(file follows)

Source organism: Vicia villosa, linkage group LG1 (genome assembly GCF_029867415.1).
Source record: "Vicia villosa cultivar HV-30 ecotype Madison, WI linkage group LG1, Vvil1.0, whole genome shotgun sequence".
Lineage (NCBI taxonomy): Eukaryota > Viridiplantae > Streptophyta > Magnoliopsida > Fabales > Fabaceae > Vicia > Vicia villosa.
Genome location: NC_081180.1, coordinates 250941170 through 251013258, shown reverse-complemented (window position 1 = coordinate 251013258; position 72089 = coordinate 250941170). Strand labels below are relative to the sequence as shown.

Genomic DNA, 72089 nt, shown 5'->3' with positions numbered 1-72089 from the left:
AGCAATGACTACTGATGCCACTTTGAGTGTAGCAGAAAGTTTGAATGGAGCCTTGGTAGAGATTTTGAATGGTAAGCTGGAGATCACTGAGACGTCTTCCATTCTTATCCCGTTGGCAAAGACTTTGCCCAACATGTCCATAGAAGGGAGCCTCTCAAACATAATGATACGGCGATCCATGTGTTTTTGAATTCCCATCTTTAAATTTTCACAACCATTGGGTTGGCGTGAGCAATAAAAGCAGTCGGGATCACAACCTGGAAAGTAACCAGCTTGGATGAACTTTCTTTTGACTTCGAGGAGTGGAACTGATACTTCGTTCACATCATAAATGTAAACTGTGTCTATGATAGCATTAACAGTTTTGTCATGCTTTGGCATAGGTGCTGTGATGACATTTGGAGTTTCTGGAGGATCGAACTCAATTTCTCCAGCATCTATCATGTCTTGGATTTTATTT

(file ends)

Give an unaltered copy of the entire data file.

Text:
Source organism: Vicia villosa, linkage group LG1 (genome assembly GCF_029867415.1).
Source record: "Vicia villosa cultivar HV-30 ecotype Madison, WI linkage group LG1, Vvil1.0, whole genome shotgun sequence".
Lineage (NCBI taxonomy): Eukaryota > Viridiplantae > Streptophyta > Magnoliopsida > Fabales > Fabaceae > Vicia > Vicia villosa.
Genome location: NC_081180.1, coordinates 250941170 through 251013258, shown reverse-complemented (window position 1 = coordinate 251013258; position 72089 = coordinate 250941170). Strand labels below are relative to the sequence as shown.

Genomic DNA, 72089 nt, shown 5'->3' with positions numbered 1-72089 from the left:
AGCAATGACTACTGATGCCACTTTGAGTGTAGCAGAAAGTTTGAATGGAGCCTTGGTAGAGATTTTGAATGGTAAGCTGGAGATCACTGAGACGTCTTCCATTCTTATCCCGTTGGCAAAGACTTTGCCCAACATGTCCATAGAAGGGAGCCTCTCAAACATAATGATACGGCGATCCATGTGTTTTTGAATTCCCATCTTTAAATTTTCACAACCATTGGGTTGGCGTGAGCAATAAAAGCAGTCGGGATCACAACCTGGAAAGTAACCAGCTTGGATGAACTTTCTTTTGACTTCGAGGAGTGGAACTGATACTTCGTTCACATCATAAATGTAAACTGTGTCTATGATAGCATTAACAGTTTTGTCATGCTTTGGCATAGGTGCTGTGATGACATTTGGAGTTTCTGGAGGATCGAACTCAATTTCTCCAGCATCTATCATGTCTTGGATTTTATTT